Re: Peel Ply
- --- In firstname.lastname@example.org, "proaconstrictor
<proaconstrictor@y...>" <proaconstrictor@y...> wrote:
> For you simple experiment, I am not sure what improvement there
> be over standard flow coating. Strip canoe folks get perfectdown,
> finishes on smallish projecyts like canoes, and they don't monkey
> around, just spread it out. On the flat, it is easier. Upside
> I am not so sure. Let us know how it works out.You will probably not be surprised to learn that you are 150%
correct! Finish quality on my "epoxy-over-easy-on-poly" experiment
was much less satisfactory than simply flow coating. It's a pity in a
way, as, if it had worked, it would have enabled me to work in an
extra step or two for each weekend's epoxy session.
I was concerned about getting an even thickness of the thickened
finish coat. However, I found I could evenly spread a mayonnaise-like
mix of epoxy and fairing filler with a 1/16" notched trowel over the
curing glass/epoxy without any problem. The goop flowed to a nearly
uniform coat in several minutes. I had worried that the trowel would
tend to snag and drag the cloth, but this did not prove to be a
problem. I did wait 30 minutes or so after rolling out the glass to
give the epoxy time to get somewhat tacky before troweling.
For whatever reasons, the finish coat on the "over-easy" test sample
re-distributed itself, resulting in quite evident variations in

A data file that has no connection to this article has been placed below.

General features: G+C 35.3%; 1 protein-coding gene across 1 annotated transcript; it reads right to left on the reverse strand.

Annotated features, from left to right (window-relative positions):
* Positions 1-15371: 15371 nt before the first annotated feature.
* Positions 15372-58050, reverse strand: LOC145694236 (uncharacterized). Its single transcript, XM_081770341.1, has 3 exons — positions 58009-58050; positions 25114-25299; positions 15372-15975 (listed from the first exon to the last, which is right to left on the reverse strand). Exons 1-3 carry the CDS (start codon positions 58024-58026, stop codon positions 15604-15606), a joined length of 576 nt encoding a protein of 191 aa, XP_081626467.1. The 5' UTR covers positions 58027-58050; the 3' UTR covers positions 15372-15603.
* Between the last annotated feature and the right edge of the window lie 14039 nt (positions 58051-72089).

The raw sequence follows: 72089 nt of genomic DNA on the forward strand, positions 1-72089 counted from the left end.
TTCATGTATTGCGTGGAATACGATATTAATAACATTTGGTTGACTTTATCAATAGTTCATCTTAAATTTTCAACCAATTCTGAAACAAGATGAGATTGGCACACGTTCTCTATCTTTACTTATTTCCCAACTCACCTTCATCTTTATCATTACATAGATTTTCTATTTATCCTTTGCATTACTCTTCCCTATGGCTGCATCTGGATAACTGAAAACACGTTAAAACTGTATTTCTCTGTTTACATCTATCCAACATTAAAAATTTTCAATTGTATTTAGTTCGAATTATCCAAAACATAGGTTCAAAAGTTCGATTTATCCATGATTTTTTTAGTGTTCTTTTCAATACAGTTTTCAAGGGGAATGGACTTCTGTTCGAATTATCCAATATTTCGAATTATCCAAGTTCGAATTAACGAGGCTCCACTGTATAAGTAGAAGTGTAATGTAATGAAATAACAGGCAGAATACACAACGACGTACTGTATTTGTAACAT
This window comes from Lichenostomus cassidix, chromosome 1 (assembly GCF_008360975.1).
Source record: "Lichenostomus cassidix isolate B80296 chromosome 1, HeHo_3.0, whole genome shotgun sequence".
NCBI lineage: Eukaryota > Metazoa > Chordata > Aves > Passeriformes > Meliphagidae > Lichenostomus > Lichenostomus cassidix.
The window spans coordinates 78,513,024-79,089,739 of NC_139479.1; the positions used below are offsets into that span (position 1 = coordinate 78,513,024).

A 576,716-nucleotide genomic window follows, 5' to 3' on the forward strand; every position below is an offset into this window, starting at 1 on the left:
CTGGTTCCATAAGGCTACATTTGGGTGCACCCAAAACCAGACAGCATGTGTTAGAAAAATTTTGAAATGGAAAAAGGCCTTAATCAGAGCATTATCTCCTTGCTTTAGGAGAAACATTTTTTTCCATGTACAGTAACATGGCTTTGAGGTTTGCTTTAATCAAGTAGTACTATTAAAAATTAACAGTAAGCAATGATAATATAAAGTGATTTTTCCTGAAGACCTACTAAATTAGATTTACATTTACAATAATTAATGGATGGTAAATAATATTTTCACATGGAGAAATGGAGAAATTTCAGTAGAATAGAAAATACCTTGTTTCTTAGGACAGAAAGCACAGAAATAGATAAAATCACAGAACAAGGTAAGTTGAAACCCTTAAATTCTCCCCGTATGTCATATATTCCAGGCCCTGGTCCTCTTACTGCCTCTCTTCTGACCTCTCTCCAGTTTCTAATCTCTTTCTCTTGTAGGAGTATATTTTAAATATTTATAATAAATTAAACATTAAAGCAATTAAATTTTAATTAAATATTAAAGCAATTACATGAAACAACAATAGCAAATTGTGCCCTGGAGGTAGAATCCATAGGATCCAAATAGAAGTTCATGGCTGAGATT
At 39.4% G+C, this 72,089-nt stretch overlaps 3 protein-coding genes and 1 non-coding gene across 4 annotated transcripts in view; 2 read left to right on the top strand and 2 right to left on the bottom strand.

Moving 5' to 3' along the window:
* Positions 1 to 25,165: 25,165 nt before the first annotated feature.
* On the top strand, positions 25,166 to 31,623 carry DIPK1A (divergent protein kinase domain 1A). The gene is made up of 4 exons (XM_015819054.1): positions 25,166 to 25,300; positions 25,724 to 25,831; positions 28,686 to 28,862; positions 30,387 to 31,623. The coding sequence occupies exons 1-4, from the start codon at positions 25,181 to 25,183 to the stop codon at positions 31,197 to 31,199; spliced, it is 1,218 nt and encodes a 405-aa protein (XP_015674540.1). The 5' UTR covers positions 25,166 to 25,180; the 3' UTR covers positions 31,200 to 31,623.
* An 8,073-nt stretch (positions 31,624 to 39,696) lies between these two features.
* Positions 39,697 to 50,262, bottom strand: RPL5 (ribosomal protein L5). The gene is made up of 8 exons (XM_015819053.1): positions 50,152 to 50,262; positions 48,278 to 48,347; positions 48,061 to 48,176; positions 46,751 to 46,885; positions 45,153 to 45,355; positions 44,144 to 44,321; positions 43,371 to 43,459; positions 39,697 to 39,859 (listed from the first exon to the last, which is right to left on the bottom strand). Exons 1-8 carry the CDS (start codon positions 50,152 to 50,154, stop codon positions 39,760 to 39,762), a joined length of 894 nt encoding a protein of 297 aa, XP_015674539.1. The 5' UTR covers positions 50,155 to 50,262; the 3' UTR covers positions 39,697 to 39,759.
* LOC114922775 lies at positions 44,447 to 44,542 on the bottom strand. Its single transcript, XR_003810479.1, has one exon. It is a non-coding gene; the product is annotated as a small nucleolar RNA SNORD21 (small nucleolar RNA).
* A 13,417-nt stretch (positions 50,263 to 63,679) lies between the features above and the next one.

thickness and an number of pits in the surface. It would have
required a lot of sanding and some filling to give an acceptable
Results on a waxed formica platen would probably be better, but if
the pits were the result of out-gassing during the cure, it would
still give a poorer surface finish than simply flow coating.
The "over-easy" technique has the additional defect that there is no
way of determining what your results will be or to take corrective
action. You don't know what you'll get until you turn the cured piece
So, all in all, this was not a good idea.
Ciao for Niao,
Bill in MN
- I have not experienced the outgassing phenomenon using MDO
plywood. I have used peelply only on the butt joints and consider
it well worth the expense. When I removed the clamping boards,
there was no filling or sanding required.
For pre-glassing or coating the large flat surfaces in the
horizontal position, peelply is too expensive and is unnecessary.
I use adhesive applicator roller covers. These are roller covers
with 1/8" nylon bristles rather than the nap found on paint rollers.
They are specifically designed for epoxy and other adhesives.
They are made by Linzer and I find them at Home Depot. I cut
them in half because I find it less tiring to use a 4" roller. Short
lengths of these roller covers, split on the bandsaw and wedged
into a saw kerf at the end of a stick, make great brushes.
--- In email@example.com, "home" <boatbuilding@g...>
> Probably all of the above. Out-gassing is a real problem withepoxy in some
> temperature environments where it can swing by largeamounts. I have a real
> problem with it here in CO where nights can be 55 - 60degrees and day time